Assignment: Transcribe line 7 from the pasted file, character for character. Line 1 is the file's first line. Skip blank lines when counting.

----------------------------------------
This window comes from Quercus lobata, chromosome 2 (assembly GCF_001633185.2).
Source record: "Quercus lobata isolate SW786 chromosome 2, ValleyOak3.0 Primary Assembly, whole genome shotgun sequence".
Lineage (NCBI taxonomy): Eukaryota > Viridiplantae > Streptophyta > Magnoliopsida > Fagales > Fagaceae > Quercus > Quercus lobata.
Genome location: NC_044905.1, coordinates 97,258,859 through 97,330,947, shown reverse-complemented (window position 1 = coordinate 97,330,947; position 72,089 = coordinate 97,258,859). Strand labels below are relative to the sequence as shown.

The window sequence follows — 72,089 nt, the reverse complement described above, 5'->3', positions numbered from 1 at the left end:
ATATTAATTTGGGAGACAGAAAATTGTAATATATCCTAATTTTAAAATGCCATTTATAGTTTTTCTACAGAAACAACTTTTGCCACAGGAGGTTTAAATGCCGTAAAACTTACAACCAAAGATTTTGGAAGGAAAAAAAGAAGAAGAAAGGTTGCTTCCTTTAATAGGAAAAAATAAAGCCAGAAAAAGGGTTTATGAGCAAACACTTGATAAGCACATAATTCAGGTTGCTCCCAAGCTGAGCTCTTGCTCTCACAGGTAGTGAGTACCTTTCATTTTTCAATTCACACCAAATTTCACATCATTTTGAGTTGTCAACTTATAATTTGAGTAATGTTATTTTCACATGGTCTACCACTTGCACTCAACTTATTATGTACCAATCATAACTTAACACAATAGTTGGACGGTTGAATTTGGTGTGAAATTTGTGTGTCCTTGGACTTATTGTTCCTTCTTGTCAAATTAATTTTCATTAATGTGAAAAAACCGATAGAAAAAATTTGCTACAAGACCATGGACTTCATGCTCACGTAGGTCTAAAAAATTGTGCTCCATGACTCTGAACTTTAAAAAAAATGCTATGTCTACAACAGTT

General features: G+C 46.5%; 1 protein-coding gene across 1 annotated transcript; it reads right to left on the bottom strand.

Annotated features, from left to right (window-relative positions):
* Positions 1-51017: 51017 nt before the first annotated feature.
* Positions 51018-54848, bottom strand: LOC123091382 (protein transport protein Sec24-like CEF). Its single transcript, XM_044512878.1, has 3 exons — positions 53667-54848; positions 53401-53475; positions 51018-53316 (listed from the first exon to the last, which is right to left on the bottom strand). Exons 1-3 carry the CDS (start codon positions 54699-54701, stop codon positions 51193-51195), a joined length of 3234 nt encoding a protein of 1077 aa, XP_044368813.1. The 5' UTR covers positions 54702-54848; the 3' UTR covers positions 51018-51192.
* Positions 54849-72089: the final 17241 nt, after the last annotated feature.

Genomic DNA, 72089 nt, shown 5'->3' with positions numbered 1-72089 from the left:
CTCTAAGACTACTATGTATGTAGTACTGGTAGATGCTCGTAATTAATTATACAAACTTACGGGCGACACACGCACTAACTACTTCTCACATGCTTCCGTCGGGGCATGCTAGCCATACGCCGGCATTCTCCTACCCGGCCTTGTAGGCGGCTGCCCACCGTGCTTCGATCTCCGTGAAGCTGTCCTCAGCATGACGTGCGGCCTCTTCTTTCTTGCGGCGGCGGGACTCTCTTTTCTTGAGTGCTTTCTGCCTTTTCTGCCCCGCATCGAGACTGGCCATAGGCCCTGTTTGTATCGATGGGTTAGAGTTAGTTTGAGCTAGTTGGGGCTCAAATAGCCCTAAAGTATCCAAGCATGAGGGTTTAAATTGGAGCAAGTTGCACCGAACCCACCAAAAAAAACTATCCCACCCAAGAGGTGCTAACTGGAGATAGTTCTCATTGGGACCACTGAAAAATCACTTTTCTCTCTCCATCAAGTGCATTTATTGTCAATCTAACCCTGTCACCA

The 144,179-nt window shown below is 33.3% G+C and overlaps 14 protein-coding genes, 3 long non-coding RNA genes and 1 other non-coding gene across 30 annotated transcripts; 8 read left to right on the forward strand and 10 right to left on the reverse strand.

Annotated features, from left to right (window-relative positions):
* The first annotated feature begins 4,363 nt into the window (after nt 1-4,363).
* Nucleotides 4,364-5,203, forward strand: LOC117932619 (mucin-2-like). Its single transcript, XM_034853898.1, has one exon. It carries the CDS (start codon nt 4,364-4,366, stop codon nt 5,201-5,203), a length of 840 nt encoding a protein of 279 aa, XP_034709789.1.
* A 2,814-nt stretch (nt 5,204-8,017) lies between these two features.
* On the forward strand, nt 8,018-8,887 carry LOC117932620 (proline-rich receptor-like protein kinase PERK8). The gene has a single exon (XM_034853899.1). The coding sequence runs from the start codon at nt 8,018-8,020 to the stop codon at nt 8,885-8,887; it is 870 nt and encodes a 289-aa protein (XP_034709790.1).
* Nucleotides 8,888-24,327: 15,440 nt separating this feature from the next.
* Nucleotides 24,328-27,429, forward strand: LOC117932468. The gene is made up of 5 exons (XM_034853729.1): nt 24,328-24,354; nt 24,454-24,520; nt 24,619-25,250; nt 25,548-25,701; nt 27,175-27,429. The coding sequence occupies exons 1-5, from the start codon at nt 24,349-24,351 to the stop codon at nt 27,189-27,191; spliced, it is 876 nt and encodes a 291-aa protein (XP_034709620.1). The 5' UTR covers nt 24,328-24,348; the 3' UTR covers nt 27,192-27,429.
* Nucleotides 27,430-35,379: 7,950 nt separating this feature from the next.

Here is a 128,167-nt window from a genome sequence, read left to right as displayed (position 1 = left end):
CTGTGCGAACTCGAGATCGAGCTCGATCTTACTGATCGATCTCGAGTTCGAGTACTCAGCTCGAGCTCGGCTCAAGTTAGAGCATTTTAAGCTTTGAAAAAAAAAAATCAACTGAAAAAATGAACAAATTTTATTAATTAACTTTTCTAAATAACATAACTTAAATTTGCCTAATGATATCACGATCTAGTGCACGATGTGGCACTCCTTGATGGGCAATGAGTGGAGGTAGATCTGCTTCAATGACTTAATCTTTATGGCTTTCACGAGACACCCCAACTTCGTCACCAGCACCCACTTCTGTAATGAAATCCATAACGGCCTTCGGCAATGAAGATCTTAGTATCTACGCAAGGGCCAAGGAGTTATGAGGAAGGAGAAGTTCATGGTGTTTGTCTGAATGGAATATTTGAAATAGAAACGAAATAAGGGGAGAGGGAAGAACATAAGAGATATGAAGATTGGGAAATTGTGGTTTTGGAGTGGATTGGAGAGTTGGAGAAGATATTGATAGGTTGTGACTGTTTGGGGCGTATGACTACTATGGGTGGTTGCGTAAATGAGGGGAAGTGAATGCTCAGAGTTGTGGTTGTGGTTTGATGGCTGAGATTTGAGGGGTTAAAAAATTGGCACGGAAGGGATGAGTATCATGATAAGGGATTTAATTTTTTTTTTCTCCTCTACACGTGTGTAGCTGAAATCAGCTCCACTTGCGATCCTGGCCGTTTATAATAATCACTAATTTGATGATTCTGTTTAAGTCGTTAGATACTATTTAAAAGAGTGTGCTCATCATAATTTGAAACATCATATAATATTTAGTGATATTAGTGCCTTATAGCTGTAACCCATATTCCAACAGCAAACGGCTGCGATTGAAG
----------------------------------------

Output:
General features: G+C 46.5%; 1 protein-coding gene across 1 annotated transcript; it reads right to left on the bottom strand.